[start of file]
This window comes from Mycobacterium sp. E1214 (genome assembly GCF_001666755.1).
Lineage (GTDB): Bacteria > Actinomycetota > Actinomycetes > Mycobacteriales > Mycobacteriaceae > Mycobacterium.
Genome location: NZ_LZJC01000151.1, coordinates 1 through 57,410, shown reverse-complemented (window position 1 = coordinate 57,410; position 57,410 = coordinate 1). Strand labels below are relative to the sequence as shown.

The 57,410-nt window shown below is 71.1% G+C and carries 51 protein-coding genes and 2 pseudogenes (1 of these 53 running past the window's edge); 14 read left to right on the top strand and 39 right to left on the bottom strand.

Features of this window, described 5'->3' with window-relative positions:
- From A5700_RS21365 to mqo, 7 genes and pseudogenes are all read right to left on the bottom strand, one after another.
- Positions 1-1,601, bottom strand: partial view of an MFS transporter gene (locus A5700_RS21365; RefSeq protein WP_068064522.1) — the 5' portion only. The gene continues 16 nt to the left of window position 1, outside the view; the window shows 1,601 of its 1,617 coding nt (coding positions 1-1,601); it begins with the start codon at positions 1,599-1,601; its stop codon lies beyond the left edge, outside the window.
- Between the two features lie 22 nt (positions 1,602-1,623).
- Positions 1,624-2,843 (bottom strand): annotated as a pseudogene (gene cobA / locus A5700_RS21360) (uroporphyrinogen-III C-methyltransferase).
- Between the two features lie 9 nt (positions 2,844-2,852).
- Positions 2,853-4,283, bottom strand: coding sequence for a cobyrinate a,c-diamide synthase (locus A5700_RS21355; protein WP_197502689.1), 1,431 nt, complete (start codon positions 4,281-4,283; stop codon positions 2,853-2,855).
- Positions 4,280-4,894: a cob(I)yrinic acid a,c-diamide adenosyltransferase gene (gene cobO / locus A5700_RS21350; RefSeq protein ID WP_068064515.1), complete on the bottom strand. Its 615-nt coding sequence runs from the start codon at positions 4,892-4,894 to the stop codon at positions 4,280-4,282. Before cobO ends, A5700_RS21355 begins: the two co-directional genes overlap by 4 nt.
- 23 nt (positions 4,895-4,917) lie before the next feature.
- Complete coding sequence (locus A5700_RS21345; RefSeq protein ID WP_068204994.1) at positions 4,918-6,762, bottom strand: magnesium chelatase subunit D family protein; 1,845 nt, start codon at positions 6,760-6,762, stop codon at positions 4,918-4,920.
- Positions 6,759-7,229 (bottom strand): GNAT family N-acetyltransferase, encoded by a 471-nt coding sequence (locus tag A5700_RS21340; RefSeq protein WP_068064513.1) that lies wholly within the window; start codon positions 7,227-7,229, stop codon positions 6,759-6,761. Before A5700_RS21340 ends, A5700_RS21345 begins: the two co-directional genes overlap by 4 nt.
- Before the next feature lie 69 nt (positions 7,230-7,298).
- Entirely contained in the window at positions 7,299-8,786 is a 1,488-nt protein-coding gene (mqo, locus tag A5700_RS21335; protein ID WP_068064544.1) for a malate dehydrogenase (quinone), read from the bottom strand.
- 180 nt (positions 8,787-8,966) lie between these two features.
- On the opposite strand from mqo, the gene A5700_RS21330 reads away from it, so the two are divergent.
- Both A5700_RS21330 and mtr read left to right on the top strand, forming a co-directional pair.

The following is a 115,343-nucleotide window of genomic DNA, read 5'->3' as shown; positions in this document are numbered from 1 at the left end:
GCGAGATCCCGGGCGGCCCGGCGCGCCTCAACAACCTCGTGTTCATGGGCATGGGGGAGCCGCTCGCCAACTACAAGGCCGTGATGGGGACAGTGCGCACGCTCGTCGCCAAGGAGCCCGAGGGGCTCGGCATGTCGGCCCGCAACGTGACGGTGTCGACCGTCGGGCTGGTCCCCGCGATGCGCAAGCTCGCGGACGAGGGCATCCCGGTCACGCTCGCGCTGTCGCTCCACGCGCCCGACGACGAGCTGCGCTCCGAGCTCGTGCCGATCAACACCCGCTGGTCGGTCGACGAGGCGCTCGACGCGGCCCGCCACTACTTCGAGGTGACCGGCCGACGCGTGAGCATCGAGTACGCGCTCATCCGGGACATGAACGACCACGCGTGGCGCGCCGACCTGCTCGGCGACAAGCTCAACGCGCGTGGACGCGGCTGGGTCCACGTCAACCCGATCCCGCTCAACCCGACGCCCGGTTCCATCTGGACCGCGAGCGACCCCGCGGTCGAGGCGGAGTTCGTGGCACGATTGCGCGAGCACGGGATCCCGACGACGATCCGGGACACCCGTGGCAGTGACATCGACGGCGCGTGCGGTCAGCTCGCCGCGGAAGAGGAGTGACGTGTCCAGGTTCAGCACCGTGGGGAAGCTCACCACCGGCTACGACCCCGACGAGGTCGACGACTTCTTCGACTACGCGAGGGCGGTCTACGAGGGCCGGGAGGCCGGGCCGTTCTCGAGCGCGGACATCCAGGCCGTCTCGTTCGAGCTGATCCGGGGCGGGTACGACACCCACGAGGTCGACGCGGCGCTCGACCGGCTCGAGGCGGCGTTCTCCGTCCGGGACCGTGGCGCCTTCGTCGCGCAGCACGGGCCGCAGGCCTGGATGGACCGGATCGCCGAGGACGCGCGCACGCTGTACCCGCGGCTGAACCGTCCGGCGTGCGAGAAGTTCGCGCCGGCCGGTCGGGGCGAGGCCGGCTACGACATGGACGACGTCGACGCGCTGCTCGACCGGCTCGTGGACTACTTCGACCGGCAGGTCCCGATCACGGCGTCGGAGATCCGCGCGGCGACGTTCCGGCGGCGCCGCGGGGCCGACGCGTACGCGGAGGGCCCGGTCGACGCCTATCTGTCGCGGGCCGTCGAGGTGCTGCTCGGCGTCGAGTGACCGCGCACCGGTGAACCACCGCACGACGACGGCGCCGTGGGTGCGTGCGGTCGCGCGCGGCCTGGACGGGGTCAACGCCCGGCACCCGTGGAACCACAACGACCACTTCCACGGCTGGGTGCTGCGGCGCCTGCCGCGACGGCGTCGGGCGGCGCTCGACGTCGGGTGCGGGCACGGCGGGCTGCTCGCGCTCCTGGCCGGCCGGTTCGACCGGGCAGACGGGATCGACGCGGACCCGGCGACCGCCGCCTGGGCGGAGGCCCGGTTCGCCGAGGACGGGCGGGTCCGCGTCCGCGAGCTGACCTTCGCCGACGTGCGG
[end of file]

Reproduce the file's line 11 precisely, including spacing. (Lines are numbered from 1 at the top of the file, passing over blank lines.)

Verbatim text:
- Positions 2,853-4,283, bottom strand: coding sequence for a cobyrinate a,c-diamide synthase (locus A5700_RS21355; protein WP_197502689.1), 1,431 nt, complete (start codon positions 4,281-4,283; stop codon positions 2,853-2,855).